More cars will pile onto Parramatta Road after the first stage of the WestConnex is built, despite the government's stated intention to beautify the much-maligned corridor.
By reimposing a toll on the M4 motorway between Concord and Parramatta, the government will drive traffic onto alternative free routes such as Parramatta Road and Victoria Road, official analysis shows.
This means buses travelling along – and trying to cross – the western stretch of Parramatta Road will also be slower, while surface air quality on some sections of road will suffer.
There is also more likely to be more trucks on suburban roads as they attempt to avoid the tolls.
These details emerge from the environmental impact statement for the first stage of the WestConnex motorway – two extra traffic lanes to be added to the existing M4, which are to be built by 2017.
After building the two extra lanes, the federal and state governments plan to reimpose a toll on the M4.
They will use the toll revenue to help fund the rest of the WestConnex, such as a tunnel further east under Parramatta Road and another M5 East tunnel.
The EIS predicts that travel times for some motorists using the widened M4 will fall by as much as 74 per cent compared to if the project was not build.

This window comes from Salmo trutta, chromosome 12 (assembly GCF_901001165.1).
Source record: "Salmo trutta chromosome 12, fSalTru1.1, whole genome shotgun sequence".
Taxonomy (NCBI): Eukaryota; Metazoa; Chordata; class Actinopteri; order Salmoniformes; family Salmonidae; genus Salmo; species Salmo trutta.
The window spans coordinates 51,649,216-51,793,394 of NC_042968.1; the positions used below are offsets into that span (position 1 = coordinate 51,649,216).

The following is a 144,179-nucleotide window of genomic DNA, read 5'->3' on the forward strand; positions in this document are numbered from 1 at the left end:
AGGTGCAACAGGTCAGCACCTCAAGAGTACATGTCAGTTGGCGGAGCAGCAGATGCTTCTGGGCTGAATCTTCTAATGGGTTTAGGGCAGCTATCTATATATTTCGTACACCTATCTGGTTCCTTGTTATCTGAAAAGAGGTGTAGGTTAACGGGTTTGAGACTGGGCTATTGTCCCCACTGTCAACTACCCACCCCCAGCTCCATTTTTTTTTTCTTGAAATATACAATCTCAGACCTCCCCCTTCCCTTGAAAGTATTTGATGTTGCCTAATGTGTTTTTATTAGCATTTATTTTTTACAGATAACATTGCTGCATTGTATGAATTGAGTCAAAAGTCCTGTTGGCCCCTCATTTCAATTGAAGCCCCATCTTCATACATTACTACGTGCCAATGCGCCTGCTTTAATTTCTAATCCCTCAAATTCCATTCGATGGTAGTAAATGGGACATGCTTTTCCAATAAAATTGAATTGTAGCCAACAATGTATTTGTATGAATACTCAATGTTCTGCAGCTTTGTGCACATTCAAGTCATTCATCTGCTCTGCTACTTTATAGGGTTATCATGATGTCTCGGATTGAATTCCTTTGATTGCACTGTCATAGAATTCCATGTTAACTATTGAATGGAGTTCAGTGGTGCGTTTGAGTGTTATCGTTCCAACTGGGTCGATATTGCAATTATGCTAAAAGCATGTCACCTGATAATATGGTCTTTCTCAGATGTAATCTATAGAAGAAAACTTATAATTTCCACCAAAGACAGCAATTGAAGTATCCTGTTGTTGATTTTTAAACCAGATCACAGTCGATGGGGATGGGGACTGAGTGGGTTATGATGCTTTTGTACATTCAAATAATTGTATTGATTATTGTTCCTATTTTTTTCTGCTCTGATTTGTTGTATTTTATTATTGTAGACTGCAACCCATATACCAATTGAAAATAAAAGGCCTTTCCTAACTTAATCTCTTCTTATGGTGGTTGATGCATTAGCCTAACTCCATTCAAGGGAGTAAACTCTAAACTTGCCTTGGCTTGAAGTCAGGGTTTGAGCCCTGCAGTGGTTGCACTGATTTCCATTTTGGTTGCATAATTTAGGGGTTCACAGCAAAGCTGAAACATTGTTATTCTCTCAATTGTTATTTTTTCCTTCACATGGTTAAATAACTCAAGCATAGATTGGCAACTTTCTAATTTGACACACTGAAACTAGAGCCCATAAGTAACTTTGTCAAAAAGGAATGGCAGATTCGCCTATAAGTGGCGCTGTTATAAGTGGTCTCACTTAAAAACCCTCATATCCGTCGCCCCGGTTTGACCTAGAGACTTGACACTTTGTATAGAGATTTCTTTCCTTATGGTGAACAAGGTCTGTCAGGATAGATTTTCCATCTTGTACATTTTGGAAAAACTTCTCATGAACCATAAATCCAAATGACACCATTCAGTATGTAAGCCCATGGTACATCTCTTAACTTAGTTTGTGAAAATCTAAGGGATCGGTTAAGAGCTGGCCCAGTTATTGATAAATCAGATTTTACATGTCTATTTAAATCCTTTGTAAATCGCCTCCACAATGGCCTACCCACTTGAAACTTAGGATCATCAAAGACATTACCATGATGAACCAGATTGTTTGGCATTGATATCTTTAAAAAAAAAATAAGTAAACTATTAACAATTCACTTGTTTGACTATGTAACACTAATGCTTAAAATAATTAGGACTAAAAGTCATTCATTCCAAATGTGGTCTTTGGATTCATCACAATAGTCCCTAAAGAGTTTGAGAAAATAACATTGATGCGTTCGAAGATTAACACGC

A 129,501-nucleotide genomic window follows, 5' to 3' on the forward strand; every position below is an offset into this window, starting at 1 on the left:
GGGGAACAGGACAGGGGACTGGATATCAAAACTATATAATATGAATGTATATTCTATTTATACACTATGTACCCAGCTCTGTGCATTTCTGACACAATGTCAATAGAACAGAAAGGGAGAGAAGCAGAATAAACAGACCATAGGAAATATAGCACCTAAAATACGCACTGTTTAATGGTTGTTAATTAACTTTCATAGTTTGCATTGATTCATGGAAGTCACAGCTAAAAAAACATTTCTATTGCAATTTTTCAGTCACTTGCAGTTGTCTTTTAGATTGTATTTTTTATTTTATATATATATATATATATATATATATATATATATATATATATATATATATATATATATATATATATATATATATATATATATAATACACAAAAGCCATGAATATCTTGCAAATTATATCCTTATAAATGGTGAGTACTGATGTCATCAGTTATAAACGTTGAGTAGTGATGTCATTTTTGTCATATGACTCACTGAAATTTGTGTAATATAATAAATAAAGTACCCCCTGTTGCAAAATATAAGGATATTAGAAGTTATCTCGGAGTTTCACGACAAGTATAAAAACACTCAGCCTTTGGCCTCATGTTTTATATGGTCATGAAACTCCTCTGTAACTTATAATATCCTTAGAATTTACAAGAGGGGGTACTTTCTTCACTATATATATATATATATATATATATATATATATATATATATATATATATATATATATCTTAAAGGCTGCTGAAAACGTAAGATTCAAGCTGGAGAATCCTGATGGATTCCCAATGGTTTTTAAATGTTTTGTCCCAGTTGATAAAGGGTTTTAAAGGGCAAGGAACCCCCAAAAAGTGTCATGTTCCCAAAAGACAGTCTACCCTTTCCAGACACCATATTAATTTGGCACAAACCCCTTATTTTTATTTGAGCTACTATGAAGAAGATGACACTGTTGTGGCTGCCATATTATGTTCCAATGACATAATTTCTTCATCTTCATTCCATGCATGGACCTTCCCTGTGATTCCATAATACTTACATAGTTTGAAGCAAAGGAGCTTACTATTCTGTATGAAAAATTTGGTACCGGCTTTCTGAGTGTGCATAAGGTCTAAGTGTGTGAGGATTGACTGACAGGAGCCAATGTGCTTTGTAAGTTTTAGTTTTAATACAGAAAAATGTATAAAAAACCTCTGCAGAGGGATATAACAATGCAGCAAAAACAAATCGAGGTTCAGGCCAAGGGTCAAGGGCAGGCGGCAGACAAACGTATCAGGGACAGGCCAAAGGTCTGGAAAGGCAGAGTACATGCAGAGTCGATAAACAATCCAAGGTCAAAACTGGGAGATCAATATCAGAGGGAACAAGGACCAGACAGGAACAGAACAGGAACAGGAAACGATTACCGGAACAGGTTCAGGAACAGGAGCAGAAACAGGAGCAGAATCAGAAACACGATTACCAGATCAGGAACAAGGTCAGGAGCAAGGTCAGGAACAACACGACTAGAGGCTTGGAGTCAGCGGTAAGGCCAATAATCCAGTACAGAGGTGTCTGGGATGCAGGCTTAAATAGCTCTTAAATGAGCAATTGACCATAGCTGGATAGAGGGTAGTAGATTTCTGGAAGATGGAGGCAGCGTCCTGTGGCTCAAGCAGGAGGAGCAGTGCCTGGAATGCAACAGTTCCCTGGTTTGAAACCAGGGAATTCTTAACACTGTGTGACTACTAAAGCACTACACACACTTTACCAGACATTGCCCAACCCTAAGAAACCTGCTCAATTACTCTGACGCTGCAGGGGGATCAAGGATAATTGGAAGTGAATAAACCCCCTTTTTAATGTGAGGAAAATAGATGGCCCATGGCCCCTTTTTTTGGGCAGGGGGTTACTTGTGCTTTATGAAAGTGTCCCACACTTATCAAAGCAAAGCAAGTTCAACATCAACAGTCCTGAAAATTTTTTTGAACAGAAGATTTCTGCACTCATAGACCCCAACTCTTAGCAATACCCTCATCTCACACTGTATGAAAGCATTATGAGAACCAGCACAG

But free routes will slow. Traffic modelling for the project predicts that traffic numbers on Parramatta Road will increase from 3210 vehicles per hour to 3350 vehicles per hour in the morning peak.
The impact is expected to be more pronounced outside of peak hour, when motorists are more likely to try to avoid the new toll.
"The model predicts that the project would increase traffic during the day and the evening on Parramatta Road at Auburn and on Victoria Road at Rydalmere," the EIS says.
The number of vehicles using Parramatta Road, however, would be less than before tolls were dropped from the M4 before 2010.
"The benefits of WestConnex will be fully realised when the entire motorway is operating, because each section is designed to operate as part of the broader network, rather than in isolation," Roads Minister Duncan Gay said.
The document also details slower bus times. Journey times on the Metrobus M92, for instance, will increase up to 3.4 minutes one way as it travels on Parramatta Road.
Air quality studies show that while there would be an improvement along the M4, there would be an increase in emissions along Parramatta Road.
Labor's roads spokesman, Walt Secord, said: "Families will be getting more heavy vehicles and trucks as well as more pollution."
The widened section of the M4 will attract a toll of between $1.50 and $3.90 in 2013 dollars.
Greens transport spokeswoman Mehreen Faruqi said widening the M4 would shift a traffic bottleneck.
"Even if motorists have a faster run on the widened and tolled M4, they will still be sitting in a paid car park once they reach Parramatta Road," Dr Faruqi said.
The design and construction contract for the M4 widening is planned to be awarded later this year.